mod_byvar <- galamm(
formula = y ~ domain +
sl(x, by = domain, factor = c("ability1", "ability3")) +
(0 + domain1:ability1 + domain3:ability3 | id / timepoint),
data = dat,
lambda = lmat,
factor = c("ability1", "ability3"),
control = galamm_control(
optim_control = list(factr = 1e9, trace = 3,
REPORT = 50, maxit = 1000)
)
)
#> N = 17, M = 20 machine precision = 2.22045e-16
#> At X0, 0 variables are exactly at the bounds
#> At iterate     0  f=        25324  |proj g|=       9642.6
#> At iterate    50  f =        136.9  |proj g|=        716.66
#> At iterate   100  f =      -1062.7  |proj g|=        121.27
#> At iterate   150  f =      -1069.4  |proj g|=        155.18
#> At iterate   200  f =      -1147.3  |proj g|=         84.96
#> At iterate   250  f =      -1147.6  |proj g|=        42.374
#> At iterate   300  f =      -1209.4  |proj g|=        66.759
#>
#> iterations 338
#> function evaluations 377
#> segments explored during Cauchy searches 341
#> active bounds at final generalized Cauchy point 0
#> norm of the final projected gradient 2.43961
#> final function value -1217.34
#>
#> F = -1217.34
#> final  value -1217.343067
#> converged

The summary shows that we have recovered the true values of the factor loadings well.

summary(mod_byvar)
#> GALAMM fit by maximum marginal likelihood.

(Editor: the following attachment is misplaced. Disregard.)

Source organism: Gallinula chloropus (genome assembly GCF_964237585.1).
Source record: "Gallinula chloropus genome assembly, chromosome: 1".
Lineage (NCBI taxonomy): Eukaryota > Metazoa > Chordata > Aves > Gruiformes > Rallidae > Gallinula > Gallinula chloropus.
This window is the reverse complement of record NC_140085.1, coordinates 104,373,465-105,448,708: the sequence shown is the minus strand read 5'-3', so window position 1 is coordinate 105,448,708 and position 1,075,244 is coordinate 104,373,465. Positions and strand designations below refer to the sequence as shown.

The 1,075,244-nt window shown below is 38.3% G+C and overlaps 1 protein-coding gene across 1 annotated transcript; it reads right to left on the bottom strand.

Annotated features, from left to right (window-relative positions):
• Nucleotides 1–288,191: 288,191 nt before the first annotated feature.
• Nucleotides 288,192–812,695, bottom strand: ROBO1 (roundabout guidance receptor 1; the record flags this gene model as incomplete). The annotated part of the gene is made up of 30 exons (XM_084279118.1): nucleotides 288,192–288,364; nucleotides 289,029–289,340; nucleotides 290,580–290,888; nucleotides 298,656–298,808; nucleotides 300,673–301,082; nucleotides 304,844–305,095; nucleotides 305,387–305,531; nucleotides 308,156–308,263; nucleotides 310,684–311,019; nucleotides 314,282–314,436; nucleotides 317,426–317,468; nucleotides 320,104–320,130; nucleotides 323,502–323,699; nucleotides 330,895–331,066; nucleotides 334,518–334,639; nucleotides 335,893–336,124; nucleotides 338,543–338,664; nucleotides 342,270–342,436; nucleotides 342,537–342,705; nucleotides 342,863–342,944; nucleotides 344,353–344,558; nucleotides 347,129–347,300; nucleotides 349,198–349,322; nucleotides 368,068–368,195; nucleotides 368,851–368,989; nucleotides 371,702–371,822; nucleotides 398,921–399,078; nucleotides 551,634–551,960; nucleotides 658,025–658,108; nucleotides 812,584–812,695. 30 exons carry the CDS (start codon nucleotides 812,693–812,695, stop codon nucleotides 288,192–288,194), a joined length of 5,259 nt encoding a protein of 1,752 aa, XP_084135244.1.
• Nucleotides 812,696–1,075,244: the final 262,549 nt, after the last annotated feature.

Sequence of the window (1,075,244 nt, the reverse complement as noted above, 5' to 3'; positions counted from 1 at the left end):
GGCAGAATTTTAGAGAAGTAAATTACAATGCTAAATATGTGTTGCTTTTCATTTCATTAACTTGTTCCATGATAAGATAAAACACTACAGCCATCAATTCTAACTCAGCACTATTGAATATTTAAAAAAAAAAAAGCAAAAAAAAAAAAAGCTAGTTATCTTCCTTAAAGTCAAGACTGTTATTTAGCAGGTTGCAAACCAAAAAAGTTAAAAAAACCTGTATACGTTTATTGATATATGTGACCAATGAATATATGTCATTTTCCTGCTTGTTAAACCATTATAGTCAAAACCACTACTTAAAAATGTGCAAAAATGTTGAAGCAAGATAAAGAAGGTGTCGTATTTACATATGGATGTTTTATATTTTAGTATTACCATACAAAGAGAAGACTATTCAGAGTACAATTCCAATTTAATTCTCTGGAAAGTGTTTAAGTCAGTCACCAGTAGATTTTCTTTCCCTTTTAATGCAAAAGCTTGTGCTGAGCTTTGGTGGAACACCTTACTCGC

#> Formula: y ~ domain + sl(x, by = domain, factor = c("ability1", "ability3")) +
#>     (0 + domain1:ability1 + domain3:ability3 | id/timepoint)
#>    Data: dat
#> Control: galamm_control(optim_control = list(factr = 1e+09, trace = 3,      REPORT = 50, maxit = 1000))
#>
#>      AIC      BIC   logLik deviance df.resid
#>  -2398.7  -2266.9   1217.3  -2434.7    11182
#>
#> Scaled residuals:
#>      Min       1Q   Median       3Q      Max
#> -2115.14 -1034.62  -885.39    22.95    51.96
#>
#> Lambda:
#>         ability1       SE ability3        SE
#> lambda1   1.0000        .        .         .
#> lambda2   1.3986 0.002569        .         .
#> lambda3   0.3014 0.002007        .         .
#> lambda4        .        .   1.0000         .
#> lambda5        .        .   0.9993 0.0007676
#> lambda6        .        .   1.0001 0.0007679
#> lambda7        .        .   1.9995 0.0015687
#>
#> Random effects:
#>  Groups       Name                  Variance Std.Dev. Corr
#>  timepoint:id domain1:ability1       0.23662 0.4864
#>               domain3:ability3       0.28037 0.5295   -0.01
#>  id           domain1:ability1       3.35242 1.8310
#>               domain3:ability3      18.30509 4.2784   0.89
#>  Xr.0         s(x):domain3:ability3 86.88159 9.3210
#>  Xr           s(x):domain1:ability1 16.07526 4.0094
#>  Residual                            0.01007 0.1003
#> Number of obs: 11200, groups:  timepoint:id, 1600; id, 200; Xr.0, 8; Xr, 8
#>
#> Fixed effects:
#>                           Estimate Std. Error t value  Pr(>|t|)